Conditions of Supply and Demand
This chapter provides background information about the environment of the U.S. man-made fibers industry. Its two sections examine the conditions of the supply of man-made fibers since 1948, including economic features of the production technologies involved, and the demand determinants.
Four issues were found to particularly affect the supply of U.S. man-made fibers. In order of discussion, those are production technology, raw materials, labor, and product durability.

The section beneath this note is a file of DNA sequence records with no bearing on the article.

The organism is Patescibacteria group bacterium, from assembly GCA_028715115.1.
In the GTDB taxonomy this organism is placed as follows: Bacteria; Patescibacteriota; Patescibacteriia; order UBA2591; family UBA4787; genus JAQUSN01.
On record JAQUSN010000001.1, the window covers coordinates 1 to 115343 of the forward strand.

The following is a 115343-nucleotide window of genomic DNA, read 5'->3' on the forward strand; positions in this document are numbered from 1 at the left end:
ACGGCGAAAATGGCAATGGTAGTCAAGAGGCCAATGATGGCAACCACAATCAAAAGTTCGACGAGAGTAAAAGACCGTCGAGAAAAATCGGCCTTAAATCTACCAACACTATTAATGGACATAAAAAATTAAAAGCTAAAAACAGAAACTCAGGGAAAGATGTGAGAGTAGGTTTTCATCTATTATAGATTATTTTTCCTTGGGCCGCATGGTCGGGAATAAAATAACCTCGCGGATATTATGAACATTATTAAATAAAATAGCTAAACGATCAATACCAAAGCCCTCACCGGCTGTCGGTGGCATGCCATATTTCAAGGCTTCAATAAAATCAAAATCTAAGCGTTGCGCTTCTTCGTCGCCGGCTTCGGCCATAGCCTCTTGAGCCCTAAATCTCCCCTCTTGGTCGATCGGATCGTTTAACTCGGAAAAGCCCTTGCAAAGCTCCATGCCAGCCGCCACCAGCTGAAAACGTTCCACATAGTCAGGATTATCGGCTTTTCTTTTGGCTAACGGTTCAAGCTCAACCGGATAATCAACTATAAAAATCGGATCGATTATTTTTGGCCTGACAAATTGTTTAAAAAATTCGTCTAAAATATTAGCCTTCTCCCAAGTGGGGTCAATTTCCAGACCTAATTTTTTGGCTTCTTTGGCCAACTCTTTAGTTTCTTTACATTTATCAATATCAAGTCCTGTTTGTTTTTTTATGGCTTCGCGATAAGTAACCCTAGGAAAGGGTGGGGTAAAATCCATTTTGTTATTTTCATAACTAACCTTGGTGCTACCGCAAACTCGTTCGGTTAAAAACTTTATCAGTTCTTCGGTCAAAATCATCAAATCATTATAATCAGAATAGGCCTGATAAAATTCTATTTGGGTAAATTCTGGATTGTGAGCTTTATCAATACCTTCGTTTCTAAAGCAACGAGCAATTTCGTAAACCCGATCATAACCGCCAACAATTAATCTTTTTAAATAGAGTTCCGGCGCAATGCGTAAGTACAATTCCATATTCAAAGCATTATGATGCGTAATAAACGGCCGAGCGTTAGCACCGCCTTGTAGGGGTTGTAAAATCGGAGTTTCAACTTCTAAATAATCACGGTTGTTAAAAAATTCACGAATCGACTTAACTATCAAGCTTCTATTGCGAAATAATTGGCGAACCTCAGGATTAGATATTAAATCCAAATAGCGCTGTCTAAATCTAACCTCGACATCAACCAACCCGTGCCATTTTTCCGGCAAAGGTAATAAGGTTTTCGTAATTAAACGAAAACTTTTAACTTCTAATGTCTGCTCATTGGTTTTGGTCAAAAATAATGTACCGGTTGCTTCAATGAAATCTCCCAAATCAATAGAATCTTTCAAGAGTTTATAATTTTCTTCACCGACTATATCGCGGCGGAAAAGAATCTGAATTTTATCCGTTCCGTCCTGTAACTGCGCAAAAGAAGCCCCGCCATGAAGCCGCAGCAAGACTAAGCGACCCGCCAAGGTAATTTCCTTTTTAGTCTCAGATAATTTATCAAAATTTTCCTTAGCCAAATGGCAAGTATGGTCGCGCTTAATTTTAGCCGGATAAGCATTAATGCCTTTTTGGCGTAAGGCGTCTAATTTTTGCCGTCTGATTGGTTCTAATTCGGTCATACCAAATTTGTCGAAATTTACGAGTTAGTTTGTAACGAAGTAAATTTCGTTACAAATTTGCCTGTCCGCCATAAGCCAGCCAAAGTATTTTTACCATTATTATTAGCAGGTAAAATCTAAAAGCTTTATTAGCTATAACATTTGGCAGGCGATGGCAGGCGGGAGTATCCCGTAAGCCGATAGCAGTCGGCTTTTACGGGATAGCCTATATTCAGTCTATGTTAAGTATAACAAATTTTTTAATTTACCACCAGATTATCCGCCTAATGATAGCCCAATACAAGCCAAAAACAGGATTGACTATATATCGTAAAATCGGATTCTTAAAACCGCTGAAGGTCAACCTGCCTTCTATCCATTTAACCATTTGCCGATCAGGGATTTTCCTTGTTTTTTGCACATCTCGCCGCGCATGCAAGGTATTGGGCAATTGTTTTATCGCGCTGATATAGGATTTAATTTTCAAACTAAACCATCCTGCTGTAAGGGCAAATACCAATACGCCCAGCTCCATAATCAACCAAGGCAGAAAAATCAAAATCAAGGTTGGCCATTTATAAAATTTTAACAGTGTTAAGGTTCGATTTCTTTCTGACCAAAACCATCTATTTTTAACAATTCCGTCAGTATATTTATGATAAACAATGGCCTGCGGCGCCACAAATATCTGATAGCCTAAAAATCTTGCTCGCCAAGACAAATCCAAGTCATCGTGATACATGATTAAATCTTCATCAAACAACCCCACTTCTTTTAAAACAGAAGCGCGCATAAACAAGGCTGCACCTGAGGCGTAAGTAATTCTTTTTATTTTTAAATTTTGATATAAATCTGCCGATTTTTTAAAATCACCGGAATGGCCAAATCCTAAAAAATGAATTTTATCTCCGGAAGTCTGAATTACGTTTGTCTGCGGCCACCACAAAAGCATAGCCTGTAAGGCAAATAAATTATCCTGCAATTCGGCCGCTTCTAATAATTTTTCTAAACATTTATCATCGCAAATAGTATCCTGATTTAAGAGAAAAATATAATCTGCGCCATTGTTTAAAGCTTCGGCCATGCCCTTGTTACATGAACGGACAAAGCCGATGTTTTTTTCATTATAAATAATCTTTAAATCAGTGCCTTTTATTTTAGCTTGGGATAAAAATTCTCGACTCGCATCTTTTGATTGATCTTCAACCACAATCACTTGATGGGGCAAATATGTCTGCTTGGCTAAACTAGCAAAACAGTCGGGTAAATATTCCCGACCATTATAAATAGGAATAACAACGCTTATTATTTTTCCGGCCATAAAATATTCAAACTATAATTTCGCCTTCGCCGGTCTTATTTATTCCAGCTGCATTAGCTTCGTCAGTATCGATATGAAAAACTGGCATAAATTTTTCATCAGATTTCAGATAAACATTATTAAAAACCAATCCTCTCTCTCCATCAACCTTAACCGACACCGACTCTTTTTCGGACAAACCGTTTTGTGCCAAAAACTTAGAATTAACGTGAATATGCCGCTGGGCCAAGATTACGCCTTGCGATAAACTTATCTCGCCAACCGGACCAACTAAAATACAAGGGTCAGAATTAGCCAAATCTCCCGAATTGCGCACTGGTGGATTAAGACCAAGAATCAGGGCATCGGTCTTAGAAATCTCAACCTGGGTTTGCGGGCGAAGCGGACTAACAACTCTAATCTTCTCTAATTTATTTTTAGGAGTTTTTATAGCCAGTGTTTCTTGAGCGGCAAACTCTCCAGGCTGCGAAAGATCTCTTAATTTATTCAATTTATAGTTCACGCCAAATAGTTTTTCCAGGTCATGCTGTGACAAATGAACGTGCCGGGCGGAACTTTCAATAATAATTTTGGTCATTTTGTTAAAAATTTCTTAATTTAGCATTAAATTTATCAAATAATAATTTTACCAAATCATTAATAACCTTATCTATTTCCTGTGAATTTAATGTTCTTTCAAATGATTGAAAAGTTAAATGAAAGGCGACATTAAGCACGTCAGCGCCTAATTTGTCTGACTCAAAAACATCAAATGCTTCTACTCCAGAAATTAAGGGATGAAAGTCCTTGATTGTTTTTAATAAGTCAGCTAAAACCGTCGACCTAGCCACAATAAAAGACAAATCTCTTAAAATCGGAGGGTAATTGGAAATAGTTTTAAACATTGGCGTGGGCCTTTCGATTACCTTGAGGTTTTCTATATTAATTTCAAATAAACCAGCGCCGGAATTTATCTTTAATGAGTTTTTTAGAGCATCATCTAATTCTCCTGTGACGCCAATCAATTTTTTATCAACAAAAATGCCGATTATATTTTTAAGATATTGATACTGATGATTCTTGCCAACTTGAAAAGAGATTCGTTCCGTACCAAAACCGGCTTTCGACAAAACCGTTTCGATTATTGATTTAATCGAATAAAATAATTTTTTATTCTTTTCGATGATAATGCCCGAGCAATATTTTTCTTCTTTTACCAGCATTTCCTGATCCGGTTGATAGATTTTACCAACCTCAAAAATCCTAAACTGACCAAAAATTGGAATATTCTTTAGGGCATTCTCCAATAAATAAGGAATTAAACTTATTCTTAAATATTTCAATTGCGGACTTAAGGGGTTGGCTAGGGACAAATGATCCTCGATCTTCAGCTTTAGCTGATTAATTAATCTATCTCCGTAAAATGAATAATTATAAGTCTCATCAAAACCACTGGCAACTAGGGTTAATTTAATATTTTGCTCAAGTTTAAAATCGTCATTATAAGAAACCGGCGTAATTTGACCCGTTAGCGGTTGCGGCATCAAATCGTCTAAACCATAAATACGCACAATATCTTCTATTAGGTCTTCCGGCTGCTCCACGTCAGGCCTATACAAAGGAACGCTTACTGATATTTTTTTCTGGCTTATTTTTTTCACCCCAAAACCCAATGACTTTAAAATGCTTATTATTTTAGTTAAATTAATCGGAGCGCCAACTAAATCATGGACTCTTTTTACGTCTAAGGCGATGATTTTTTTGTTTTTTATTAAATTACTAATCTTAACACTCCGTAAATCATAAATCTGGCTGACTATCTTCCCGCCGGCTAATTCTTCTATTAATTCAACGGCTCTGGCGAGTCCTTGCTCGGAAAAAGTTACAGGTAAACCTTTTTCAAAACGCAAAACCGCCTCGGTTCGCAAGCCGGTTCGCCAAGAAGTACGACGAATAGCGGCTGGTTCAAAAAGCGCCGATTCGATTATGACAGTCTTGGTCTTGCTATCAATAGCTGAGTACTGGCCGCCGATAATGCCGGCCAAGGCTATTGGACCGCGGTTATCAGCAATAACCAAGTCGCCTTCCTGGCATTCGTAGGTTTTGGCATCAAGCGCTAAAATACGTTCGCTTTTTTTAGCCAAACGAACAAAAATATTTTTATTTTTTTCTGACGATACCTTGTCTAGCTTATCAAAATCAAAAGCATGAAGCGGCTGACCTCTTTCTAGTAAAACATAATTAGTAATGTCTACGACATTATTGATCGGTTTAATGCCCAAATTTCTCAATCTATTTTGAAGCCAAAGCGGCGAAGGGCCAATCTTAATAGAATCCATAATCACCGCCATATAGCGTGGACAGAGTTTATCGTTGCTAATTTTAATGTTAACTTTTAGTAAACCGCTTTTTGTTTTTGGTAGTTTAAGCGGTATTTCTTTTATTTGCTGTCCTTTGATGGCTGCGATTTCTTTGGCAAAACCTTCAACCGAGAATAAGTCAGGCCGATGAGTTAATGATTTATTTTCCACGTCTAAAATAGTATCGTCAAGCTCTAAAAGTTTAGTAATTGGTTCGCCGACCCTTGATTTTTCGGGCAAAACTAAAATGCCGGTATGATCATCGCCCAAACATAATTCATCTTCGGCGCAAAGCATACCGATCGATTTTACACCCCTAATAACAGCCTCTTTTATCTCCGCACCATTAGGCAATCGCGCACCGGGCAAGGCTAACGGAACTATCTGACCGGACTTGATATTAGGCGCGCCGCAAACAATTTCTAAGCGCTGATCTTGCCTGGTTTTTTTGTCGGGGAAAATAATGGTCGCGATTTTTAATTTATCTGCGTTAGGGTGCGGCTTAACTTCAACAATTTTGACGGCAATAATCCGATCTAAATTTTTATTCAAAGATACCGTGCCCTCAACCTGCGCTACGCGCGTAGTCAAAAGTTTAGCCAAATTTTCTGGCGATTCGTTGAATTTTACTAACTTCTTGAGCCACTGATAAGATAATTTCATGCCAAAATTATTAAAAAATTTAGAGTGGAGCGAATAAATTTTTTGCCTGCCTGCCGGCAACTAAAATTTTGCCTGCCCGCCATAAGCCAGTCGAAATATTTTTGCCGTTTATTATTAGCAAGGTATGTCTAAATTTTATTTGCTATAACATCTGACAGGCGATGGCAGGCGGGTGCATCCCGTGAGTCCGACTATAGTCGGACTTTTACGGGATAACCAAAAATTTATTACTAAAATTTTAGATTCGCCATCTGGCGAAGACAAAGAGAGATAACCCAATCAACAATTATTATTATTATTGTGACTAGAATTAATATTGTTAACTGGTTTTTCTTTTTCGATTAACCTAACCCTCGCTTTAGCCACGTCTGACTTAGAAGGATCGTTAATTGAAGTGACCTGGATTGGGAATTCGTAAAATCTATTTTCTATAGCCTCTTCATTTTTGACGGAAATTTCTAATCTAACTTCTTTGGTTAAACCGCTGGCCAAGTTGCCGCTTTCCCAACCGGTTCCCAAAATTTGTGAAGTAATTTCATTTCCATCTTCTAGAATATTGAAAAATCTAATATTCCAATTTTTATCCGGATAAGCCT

Man-made fiber production has but a few basic steps according to recognized authorities [ Corbman, 333-496; Inderfurth, 1-12; Moncrieff, 157-701; and Press, 50-91]. Those basic steps are mixing ingredients; reacting the mixture to form a monomer, the basic compound from which a polymer is formed; polymerization, or linking the monomer into a long chain molecule; extruding the polymer as a fiber or fiber spinning; and winding the fiber onto a package. These steps become complex in practice. Over ten variables have to be controlled and coordinated. There usually is at least one alternative to any selected fiber-spinning process, with often subtle, hard to evaluate but important economic and technical trade-offs. Essential secondary steps were omitted from this capsule description to emphasize the major features common to all man-made fiber production technology except for fiberglass, which is not a polymer. Because those secondary steps can crucially